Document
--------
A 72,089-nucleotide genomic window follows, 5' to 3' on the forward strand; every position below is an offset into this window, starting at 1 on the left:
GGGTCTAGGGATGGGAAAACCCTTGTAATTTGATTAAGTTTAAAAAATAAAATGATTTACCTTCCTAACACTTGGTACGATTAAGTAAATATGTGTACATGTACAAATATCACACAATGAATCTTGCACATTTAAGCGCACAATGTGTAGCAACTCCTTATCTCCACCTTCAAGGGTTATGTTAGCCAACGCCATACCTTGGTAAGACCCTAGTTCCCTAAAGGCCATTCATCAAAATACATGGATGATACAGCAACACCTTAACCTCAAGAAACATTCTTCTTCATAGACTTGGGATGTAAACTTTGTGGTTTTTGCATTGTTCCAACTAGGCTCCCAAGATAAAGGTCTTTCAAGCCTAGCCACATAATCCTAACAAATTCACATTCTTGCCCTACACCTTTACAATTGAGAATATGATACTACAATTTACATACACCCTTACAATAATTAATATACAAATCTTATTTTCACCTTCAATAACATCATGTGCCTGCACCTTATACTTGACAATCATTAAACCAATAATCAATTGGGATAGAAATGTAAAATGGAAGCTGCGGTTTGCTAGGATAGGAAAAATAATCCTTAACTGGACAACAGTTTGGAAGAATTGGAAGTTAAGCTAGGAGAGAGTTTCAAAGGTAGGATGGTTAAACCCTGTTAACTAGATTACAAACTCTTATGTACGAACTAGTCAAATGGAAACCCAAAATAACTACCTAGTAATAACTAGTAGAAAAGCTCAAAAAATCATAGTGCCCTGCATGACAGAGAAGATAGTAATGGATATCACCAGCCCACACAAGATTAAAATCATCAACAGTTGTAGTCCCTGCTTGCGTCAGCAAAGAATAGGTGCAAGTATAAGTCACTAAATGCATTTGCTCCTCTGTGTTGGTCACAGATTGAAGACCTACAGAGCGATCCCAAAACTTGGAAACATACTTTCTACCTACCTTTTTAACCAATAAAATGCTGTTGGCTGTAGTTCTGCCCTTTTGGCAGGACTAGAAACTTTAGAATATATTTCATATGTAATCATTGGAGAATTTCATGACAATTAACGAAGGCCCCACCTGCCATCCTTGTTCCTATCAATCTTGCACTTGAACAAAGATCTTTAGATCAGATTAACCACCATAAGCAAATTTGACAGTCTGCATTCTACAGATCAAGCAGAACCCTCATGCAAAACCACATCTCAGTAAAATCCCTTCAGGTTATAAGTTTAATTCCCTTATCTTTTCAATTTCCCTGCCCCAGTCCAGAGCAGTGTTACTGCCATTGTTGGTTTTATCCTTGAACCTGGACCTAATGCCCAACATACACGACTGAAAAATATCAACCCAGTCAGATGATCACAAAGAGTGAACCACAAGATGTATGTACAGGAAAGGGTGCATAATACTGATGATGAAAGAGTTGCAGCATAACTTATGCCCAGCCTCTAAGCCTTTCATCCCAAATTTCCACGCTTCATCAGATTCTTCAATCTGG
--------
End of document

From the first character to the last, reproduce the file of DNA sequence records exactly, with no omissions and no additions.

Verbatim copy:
A 72,089-nucleotide genomic window follows, 5' to 3' on the forward strand; every position below is an offset into this window, starting at 1 on the left:
GGGTCTAGGGATGGGAAAACCCTTGTAATTTGATTAAGTTTAAAAAATAAAATGATTTACCTTCCTAACACTTGGTACGATTAAGTAAATATGTGTACATGTACAAATATCACACAATGAATCTTGCACATTTAAGCGCACAATGTGTAGCAACTCCTTATCTCCACCTTCAAGGGTTATGTTAGCCAACGCCATACCTTGGTAAGACCCTAGTTCCCTAAAGGCCATTCATCAAAATACATGGATGATACAGCAACACCTTAACCTCAAGAAACATTCTTCTTCATAGACTTGGGATGTAAACTTTGTGGTTTTTGCATTGTTCCAACTAGGCTCCCAAGATAAAGGTCTTTCAAGCCTAGCCACATAATCCTAACAAATTCACATTCTTGCCCTACACCTTTACAATTGAGAATATGATACTACAATTTACATACACCCTTACAATAATTAATATACAAATCTTATTTTCACCTTCAATAACATCATGTGCCTGCACCTTATACTTGACAATCATTAAACCAATAATCAATTGGGATAGAAATGTAAAATGGAAGCTGCGGTTTGCTAGGATAGGAAAAATAATCCTTAACTGGACAACAGTTTGGAAGAATTGGAAGTTAAGCTAGGAGAGAGTTTCAAAGGTAGGATGGTTAAACCCTGTTAACTAGATTACAAACTCTTATGTACGAACTAGTCAAATGGAAACCCAAAATAACTACCTAGTAATAACTAGTAGAAAAGCTCAAAAAATCATAGTGCCCTGCATGACAGAGAAGATAGTAATGGATATCACCAGCCCACACAAGATTAAAATCATCAACAGTTGTAGTCCCTGCTTGCGTCAGCAAAGAATAGGTGCAAGTATAAGTCACTAAATGCATTTGCTCCTCTGTGTTGGTCACAGATTGAAGACCTACAGAGCGATCCCAAAACTTGGAAACATACTTTCTACCTACCTTTTTAACCAATAAAATGCTGTTGGCTGTAGTTCTGCCCTTTTGGCAGGACTAGAAACTTTAGAATATATTTCATATGTAATCATTGGAGAATTTCATGACAATTAACGAAGGCCCCACCTGCCATCCTTGTTCCTATCAATCTTGCACTTGAACAAAGATCTTTAGATCAGATTAACCACCATAAGCAAATTTGACAGTCTGCATTCTACAGATCAAGCAGAACCCTCATGCAAAACCACATCTCAGTAAAATCCCTTCAGGTTATAAGTTTAATTCCCTTATCTTTTCAATTTCCCTGCCCCAGTCCAGAGCAGTGTTACTGCCATTGTTGGTTTTATCCTTGAACCTGGACCTAATGCCCAACATACACGACTGAAAAATATCAACCCAGTCAGATGATCACAAAGAGTGAACCACAAGATGTATGTACAGGAAAGGGTGCATAATACTGATGATGAAAGAGTTGCAGCATAACTTATGCCCAGCCTCTAAGCCTTTCATCCCAAATTTCCACGCTTCATCAGATTCTTCAATCTGG